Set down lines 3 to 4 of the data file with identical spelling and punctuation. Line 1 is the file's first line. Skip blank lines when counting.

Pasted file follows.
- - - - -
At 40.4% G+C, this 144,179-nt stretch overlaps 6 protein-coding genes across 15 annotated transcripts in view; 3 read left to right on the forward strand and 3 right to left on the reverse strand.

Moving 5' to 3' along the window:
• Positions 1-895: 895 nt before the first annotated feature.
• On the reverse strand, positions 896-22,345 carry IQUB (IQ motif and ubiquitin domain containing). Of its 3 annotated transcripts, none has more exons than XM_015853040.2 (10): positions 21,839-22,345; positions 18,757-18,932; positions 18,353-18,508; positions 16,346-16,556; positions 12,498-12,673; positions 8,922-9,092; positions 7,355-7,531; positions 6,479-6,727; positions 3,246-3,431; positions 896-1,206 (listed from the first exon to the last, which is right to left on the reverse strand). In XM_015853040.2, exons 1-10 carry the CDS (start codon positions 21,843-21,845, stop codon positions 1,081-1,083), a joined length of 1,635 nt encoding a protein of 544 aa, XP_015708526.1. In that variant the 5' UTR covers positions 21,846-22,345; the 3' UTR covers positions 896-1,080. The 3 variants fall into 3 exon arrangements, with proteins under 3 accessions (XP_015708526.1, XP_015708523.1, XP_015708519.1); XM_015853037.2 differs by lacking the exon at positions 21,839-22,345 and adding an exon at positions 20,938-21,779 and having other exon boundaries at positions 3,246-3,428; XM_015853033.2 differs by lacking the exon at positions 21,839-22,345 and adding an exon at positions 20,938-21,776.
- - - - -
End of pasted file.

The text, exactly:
• Positions 1-895: 895 nt before the first annotated feature.
• On the reverse strand, positions 896-22,345 carry IQUB (IQ motif and ubiquitin domain containing). Of its 3 annotated transcripts, none has more exons than XM_015853040.2 (10): positions 21,839-22,345; positions 18,757-18,932; positions 18,353-18,508; positions 16,346-16,556; positions 12,498-12,673; positions 8,922-9,092; positions 7,355-7,531; positions 6,479-6,727; positions 3,246-3,431; positions 896-1,206 (listed from the first exon to the last, which is right to left on the reverse strand). In XM_015853040.2, exons 1-10 carry the CDS (start codon positions 21,843-21,845, stop codon positions 1,081-1,083), a joined length of 1,635 nt encoding a protein of 544 aa, XP_015708526.1. In that variant the 5' UTR covers positions 21,846-22,345; the 3' UTR covers positions 896-1,080. The 3 variants fall into 3 exon arrangements, with proteins under 3 accessions (XP_015708526.1, XP_015708523.1, XP_015708519.1); XM_015853037.2 differs by lacking the exon at positions 21,839-22,345 and adding an exon at positions 20,938-21,779 and having other exon boundaries at positions 3,246-3,428; XM_015853033.2 differs by lacking the exon at positions 21,839-22,345 and adding an exon at positions 20,938-21,776.